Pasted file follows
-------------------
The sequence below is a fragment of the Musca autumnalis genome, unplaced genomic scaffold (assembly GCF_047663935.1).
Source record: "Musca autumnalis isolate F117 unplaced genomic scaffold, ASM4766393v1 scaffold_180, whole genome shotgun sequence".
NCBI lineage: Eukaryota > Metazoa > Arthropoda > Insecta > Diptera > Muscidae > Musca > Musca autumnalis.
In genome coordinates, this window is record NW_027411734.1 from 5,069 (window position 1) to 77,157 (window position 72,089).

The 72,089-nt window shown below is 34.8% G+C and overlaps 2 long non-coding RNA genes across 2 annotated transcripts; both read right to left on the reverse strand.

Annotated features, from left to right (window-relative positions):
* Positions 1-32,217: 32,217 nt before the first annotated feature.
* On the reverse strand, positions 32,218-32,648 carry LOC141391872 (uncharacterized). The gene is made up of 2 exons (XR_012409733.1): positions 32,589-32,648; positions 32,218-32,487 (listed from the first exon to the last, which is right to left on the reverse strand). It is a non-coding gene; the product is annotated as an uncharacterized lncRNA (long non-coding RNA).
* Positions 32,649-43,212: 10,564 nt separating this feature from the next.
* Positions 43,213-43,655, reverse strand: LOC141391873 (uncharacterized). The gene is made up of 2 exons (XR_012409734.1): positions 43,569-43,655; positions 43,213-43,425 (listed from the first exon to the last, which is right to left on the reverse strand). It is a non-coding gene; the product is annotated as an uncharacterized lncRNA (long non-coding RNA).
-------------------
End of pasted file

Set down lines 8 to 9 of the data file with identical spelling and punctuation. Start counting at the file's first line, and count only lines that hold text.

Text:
* On the reverse strand, positions 32,218-32,648 carry LOC141391872 (uncharacterized). The gene is made up of 2 exons (XR_012409733.1): positions 32,589-32,648; positions 32,218-32,487 (listed from the first exon to the last, which is right to left on the reverse strand). It is a non-coding gene; the product is annotated as an uncharacterized lncRNA (long non-coding RNA).
* Positions 32,649-43,212: 10,564 nt separating this feature from the next.